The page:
The Creek fire, which started Sept. 4, is the largest single fire in California history, Newsom said in his letter. The fire has so far damaged more than 550 homes, threatening thousands more and forcing more than 24,000 people to evacuate.
According to Cal Fire, the state fire agency as of Thursday Creek Fire has burned more than 341,000 acres and is 58 percent contained.
Managing forest fires has become an ongoing task for firefighters, officials and residents. Since the beginning of the year, more than 8,500 forest fires have burned over 4.1 million acres in California, the agency said in its state fire survey Thursday. The total number of deaths across the state related to these fires is at least 31
While the state did not include a specific dollar amount in its request, Mr. Newsom that California, due to a recession caused by the pandemic, went from an expected budget surplus of $ 5.6 billion. To an expected deficit of $ 54.3 billion. “California’s economy is suffering in a way we have not seen since the Great Recession of 2009,” he said.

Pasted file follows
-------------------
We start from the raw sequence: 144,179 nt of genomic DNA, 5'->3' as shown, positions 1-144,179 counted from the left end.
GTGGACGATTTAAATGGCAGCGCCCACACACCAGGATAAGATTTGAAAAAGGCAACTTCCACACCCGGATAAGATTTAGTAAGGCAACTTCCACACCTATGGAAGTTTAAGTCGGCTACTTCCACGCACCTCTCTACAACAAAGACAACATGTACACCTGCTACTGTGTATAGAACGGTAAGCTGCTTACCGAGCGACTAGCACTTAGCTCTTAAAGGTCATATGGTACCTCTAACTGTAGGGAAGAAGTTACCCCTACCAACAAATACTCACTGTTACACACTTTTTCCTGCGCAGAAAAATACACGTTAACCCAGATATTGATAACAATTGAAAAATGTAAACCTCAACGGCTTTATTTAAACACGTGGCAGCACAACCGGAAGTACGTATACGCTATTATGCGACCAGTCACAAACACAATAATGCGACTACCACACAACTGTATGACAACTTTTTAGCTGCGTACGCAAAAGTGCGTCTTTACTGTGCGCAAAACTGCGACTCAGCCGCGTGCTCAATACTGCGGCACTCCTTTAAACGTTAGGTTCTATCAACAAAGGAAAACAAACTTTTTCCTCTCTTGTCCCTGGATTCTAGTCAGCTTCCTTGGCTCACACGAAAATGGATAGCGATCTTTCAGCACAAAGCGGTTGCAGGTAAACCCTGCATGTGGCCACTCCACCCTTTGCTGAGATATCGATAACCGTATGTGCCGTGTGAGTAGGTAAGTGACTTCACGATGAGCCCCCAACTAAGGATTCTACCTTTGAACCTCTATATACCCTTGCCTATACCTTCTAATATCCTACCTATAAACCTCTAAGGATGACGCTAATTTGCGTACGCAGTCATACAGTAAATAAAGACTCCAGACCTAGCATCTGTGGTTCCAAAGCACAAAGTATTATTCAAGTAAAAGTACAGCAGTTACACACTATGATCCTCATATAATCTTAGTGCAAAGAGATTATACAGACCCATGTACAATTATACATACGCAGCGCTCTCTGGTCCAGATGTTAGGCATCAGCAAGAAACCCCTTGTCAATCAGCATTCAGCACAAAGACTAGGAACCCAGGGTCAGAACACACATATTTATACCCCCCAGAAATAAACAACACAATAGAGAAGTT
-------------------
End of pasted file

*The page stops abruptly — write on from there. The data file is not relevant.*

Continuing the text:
In the letter, Mr. Newsom that President Trump had issued a number of major disaster declarations to the state in recent years, including a statement about fires in Northern California that are still burning. These statements help the state access federal resources and assistance.
California has been hit in the face by climate change, a scientist said.
And the cost of it all is significant.
“We set records year after year,” Tom Corringham, a researcher at the Scripps Institution of Oceanography, told The New York Times last month. “It’s a little early to say what the total impact will be, but it would not surprise me if the damage is over $ 20 billion this year.”